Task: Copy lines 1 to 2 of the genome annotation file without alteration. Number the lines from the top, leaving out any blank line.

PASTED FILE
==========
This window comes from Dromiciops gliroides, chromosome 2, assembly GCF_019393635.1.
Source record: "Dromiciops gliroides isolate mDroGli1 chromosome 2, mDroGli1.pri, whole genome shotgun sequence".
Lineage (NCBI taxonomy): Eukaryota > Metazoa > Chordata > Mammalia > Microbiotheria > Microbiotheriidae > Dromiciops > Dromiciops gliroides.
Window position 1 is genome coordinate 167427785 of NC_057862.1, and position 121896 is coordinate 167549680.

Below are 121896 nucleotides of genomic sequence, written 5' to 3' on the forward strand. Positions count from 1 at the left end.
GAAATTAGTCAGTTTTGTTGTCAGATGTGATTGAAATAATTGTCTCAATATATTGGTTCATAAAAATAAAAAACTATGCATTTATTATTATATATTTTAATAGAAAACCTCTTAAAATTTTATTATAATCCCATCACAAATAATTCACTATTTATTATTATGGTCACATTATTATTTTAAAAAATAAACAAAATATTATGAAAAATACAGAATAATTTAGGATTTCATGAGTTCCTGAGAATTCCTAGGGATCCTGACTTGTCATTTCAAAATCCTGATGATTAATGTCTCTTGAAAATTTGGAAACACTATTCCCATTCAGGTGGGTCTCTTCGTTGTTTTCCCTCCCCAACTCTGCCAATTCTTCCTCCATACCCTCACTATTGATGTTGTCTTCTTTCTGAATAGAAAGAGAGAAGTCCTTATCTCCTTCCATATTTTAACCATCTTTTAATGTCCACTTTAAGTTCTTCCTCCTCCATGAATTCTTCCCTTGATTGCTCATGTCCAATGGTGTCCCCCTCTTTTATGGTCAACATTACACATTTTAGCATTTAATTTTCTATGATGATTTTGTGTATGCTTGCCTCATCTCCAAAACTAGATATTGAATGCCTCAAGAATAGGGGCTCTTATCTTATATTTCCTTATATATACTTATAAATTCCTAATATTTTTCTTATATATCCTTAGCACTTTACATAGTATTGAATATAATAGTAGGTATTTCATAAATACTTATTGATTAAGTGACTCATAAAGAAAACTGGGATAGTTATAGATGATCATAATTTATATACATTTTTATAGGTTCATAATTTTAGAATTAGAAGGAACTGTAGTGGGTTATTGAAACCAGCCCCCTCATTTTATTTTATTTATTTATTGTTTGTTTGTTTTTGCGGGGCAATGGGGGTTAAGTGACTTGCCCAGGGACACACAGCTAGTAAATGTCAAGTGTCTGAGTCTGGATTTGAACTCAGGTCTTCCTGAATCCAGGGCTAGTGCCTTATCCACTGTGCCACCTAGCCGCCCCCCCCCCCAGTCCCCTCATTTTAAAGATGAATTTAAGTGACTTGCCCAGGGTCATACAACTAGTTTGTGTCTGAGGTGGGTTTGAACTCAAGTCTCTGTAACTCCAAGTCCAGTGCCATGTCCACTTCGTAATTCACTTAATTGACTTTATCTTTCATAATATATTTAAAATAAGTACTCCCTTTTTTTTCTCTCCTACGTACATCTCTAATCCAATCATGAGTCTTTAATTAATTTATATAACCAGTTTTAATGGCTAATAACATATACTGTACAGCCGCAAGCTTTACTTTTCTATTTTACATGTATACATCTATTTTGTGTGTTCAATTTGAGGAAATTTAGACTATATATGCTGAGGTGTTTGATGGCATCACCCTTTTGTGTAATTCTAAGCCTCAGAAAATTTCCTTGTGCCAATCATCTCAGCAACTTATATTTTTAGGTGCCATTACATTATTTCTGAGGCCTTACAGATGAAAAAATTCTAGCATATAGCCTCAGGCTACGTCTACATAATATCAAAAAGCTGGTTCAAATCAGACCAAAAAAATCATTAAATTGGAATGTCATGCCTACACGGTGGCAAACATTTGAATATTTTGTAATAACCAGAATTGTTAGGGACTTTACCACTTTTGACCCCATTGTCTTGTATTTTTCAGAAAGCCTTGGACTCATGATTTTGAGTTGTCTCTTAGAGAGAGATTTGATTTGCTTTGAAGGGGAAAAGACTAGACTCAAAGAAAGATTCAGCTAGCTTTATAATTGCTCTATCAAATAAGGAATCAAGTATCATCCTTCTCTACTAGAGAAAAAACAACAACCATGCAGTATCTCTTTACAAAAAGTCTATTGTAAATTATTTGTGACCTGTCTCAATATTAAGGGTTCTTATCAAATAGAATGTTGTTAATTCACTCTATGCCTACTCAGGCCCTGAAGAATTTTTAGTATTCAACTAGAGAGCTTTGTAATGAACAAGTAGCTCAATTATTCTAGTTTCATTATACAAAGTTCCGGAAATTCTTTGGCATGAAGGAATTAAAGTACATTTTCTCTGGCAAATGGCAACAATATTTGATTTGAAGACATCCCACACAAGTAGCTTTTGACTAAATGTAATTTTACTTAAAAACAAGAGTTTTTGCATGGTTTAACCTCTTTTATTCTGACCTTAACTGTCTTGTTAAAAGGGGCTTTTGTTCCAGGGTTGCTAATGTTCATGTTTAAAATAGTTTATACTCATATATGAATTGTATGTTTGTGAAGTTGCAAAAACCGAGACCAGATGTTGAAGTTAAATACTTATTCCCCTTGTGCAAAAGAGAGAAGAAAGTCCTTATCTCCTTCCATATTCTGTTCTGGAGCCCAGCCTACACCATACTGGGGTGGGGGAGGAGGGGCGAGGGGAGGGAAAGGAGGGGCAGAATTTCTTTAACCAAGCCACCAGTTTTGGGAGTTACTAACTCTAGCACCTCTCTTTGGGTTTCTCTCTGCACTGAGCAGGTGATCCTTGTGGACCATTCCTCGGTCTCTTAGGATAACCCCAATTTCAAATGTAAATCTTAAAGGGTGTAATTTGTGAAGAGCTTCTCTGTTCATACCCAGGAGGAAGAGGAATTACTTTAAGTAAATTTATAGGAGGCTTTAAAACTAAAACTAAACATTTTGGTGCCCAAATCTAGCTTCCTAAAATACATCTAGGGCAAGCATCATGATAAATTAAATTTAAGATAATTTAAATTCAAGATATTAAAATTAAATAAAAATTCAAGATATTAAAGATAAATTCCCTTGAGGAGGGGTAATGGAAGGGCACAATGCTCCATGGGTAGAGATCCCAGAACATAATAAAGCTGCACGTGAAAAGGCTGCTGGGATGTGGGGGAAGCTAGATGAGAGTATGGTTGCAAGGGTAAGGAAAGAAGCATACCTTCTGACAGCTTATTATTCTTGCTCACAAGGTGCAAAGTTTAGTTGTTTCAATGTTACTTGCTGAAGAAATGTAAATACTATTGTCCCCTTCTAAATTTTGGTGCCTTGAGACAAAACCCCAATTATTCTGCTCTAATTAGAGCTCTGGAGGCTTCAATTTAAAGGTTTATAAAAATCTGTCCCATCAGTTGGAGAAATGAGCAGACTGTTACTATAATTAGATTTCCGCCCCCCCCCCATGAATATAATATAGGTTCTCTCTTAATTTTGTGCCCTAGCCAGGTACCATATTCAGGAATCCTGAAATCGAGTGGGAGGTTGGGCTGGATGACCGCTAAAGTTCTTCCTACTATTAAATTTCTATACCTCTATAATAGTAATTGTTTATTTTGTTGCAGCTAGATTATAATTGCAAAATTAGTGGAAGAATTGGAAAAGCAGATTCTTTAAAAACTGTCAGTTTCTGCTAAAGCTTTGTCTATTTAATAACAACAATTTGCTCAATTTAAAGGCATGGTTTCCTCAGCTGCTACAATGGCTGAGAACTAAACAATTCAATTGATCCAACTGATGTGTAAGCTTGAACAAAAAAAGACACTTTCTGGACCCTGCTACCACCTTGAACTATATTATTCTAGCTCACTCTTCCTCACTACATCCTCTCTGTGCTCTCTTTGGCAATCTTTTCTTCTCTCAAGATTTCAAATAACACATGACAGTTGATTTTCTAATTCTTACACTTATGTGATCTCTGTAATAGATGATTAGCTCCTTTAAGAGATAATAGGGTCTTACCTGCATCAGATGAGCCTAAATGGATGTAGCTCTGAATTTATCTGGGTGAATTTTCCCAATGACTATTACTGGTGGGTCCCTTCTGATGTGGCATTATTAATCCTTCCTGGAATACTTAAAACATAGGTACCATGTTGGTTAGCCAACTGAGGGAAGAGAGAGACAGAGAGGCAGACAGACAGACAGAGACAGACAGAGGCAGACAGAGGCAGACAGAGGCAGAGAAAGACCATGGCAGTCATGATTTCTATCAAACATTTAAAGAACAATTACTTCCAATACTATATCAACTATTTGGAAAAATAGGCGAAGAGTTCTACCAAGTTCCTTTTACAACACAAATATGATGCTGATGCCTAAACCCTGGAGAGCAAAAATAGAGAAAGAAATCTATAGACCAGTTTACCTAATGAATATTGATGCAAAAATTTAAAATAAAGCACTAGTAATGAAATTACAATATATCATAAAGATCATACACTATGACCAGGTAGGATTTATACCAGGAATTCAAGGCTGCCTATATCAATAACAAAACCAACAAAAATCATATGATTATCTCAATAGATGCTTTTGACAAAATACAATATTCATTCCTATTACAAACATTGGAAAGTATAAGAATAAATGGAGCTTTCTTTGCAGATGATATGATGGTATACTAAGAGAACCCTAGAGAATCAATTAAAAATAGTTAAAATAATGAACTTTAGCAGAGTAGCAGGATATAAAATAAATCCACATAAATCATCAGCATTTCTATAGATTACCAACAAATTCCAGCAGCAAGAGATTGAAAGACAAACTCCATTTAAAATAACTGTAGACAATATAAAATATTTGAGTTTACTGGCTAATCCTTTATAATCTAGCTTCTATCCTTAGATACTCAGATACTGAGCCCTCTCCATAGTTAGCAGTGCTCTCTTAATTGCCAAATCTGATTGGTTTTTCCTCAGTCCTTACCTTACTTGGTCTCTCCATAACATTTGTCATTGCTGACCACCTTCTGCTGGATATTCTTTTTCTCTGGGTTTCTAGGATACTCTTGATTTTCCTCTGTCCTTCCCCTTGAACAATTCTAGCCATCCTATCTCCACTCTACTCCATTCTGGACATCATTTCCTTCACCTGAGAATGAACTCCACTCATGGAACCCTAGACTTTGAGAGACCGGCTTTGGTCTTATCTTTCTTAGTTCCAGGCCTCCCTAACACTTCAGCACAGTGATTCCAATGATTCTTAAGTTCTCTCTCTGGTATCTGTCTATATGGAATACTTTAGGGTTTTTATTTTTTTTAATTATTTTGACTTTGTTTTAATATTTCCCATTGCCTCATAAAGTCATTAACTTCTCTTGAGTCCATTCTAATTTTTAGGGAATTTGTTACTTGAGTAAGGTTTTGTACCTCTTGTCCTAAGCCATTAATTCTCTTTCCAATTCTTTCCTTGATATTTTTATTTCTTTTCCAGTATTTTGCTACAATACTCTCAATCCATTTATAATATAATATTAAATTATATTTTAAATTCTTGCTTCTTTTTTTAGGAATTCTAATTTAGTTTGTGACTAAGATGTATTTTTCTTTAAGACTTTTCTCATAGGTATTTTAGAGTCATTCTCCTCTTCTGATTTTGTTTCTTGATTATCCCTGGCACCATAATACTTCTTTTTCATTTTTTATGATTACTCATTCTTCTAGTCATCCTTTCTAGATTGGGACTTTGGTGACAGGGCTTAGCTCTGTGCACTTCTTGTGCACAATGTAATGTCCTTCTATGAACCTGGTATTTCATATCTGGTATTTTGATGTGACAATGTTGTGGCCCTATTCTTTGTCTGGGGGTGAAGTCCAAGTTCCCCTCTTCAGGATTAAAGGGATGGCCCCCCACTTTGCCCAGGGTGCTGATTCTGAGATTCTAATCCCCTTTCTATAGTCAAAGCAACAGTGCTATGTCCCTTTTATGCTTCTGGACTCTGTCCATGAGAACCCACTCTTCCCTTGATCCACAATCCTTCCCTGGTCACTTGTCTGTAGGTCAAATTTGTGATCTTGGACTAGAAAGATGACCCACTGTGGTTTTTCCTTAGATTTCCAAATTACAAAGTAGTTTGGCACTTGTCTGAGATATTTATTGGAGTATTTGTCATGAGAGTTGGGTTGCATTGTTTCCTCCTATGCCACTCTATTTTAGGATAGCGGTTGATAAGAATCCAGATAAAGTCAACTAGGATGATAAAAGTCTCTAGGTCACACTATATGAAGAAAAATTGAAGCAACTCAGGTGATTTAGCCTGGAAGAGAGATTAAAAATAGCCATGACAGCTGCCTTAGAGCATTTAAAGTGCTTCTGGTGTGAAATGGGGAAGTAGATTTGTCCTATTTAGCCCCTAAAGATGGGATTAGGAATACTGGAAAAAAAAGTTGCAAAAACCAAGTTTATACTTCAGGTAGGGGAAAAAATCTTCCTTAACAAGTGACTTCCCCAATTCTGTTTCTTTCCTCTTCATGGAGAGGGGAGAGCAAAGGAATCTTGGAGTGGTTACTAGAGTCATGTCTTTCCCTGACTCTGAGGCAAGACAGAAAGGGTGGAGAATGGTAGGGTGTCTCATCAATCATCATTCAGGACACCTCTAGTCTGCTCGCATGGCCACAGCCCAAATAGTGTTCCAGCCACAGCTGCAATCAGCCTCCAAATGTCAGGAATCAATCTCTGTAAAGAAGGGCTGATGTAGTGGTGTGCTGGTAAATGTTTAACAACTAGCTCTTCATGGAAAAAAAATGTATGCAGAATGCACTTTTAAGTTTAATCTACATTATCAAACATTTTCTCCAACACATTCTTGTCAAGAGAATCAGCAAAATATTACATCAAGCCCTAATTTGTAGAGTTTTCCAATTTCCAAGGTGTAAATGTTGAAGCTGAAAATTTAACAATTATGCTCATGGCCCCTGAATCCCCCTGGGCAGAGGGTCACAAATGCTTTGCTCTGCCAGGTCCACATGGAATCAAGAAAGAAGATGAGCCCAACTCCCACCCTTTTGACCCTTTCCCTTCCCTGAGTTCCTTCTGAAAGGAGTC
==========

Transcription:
This window comes from Dromiciops gliroides, chromosome 2, assembly GCF_019393635.1.
Source record: "Dromiciops gliroides isolate mDroGli1 chromosome 2, mDroGli1.pri, whole genome shotgun sequence".